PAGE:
More than nine out of every 10 acres of cropland, pasture and hayland in Saskatchewan are either “short” or “very short” on topsoil moisture, according to the province’s latest provincial crop report released earlier today.
In the crop report for the week ending July 19, Saskatchewan Agriculture said the province’s crops remain “extremely stressed from the lack of moisture and continue to advance quickly due to the heat and dry growing conditions.”
Topsoil moisture for the province’s cropland was rated as eight percent adequate, 39 percent short and 53 percent very short, the report said.
Topsoil moisture for hayland and pasture was rated at six percent adequate, 31 percent short and 63 percent very short.
Provincial hay yields are well below normal and most producers are unsure if a second cut will be possible, the province added.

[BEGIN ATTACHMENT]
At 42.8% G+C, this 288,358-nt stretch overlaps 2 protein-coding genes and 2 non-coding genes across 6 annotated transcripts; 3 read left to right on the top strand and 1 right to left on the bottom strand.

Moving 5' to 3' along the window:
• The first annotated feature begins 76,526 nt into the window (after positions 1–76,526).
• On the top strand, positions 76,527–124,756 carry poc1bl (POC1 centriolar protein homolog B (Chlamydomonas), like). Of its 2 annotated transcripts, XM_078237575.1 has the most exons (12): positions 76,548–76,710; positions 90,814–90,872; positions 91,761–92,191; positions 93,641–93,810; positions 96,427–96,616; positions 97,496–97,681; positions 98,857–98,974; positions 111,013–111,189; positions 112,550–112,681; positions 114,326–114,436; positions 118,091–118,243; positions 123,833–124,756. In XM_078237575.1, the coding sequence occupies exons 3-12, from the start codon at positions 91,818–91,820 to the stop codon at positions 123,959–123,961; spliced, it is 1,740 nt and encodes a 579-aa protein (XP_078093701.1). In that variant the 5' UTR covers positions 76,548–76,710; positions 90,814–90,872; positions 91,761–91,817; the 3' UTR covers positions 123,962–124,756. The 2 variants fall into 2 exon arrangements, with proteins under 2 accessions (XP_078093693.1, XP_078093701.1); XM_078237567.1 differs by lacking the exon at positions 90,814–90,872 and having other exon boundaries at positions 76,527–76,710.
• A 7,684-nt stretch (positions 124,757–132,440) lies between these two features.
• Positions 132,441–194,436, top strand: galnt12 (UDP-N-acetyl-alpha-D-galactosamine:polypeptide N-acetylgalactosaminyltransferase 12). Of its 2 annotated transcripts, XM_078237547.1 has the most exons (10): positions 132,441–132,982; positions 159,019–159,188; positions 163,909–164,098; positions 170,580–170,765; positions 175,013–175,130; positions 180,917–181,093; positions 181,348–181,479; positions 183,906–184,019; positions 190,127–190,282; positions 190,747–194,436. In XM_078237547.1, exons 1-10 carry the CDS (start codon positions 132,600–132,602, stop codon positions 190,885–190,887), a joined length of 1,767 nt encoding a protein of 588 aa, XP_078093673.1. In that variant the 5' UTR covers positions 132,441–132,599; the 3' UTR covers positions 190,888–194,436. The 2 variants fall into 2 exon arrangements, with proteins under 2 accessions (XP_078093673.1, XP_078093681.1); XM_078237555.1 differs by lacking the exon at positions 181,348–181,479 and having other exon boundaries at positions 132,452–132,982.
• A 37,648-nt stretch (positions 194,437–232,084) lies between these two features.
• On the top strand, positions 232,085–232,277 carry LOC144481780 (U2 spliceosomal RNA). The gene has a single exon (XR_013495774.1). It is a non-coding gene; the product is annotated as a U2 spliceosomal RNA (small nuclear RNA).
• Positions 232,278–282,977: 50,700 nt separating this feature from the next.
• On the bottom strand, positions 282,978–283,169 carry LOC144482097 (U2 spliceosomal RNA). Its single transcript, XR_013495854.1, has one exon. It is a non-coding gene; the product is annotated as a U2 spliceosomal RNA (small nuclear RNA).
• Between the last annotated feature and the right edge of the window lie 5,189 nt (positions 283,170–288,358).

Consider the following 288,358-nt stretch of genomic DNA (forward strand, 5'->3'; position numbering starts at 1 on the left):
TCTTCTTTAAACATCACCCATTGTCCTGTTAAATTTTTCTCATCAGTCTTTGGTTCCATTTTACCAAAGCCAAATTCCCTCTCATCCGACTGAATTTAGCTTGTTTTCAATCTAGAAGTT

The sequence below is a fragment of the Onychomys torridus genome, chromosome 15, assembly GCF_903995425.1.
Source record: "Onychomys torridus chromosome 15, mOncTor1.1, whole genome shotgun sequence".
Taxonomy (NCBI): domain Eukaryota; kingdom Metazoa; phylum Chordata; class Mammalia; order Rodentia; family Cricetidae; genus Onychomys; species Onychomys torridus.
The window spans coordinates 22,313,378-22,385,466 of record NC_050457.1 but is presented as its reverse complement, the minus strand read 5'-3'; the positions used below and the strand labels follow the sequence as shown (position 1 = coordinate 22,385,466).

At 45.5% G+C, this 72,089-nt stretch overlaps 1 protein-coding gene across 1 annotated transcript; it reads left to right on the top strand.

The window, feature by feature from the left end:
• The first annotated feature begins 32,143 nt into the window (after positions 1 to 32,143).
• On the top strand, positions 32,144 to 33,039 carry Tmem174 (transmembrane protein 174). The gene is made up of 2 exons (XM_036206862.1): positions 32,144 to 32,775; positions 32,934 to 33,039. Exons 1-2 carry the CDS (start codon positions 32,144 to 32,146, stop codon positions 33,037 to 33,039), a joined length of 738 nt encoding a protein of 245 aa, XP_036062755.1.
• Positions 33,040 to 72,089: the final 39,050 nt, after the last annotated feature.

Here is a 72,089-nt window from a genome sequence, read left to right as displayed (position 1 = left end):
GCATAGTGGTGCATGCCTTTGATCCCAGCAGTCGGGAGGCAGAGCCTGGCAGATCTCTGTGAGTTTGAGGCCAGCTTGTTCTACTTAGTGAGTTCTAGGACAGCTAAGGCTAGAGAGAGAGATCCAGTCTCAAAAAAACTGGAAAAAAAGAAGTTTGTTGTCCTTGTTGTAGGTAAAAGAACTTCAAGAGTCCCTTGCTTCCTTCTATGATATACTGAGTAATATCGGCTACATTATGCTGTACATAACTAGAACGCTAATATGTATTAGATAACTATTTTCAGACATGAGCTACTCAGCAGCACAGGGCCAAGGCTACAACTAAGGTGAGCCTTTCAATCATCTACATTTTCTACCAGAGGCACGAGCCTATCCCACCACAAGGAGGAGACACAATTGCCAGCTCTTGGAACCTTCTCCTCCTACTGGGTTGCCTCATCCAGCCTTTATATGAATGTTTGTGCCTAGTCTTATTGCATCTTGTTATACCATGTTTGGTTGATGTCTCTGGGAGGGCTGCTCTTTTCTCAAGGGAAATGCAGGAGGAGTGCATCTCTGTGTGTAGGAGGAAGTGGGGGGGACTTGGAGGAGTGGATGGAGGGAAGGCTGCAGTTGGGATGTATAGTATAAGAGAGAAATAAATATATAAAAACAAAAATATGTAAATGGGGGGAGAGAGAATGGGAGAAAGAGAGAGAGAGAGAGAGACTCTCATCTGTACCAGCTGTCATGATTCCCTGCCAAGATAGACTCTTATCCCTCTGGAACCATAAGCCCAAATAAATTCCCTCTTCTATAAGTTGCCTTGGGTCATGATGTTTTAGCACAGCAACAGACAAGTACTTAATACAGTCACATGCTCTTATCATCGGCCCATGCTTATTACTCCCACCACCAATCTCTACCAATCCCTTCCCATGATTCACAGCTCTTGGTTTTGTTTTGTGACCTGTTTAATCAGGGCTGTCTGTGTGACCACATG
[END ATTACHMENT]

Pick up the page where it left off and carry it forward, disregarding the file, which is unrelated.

“Low hay yields and quality are causing concerns over the amount of feed available to carry cattle over into the winter.”
In many areas, cereal crops that have not headed out are being cut for feed.
Crop condition tables attached to the provincial crop report rate 58 percent of the province’s durum acres as “poor” or “very poor,” suggesting well-below average yields.
Also rated in either “poor” or “very poor” condition were 37 percent of the province’s spring wheat acres, 46 percent of barley acres, 46 percent of canola, 36 percent of field peas and 34 percent of lentils.
Growers with insured cropland who are interested in re-purposing low-yielding cereal crops for use as greenfeed, silage or grazing are encouraged to contact Saskatchewan Crop Insurance Corp.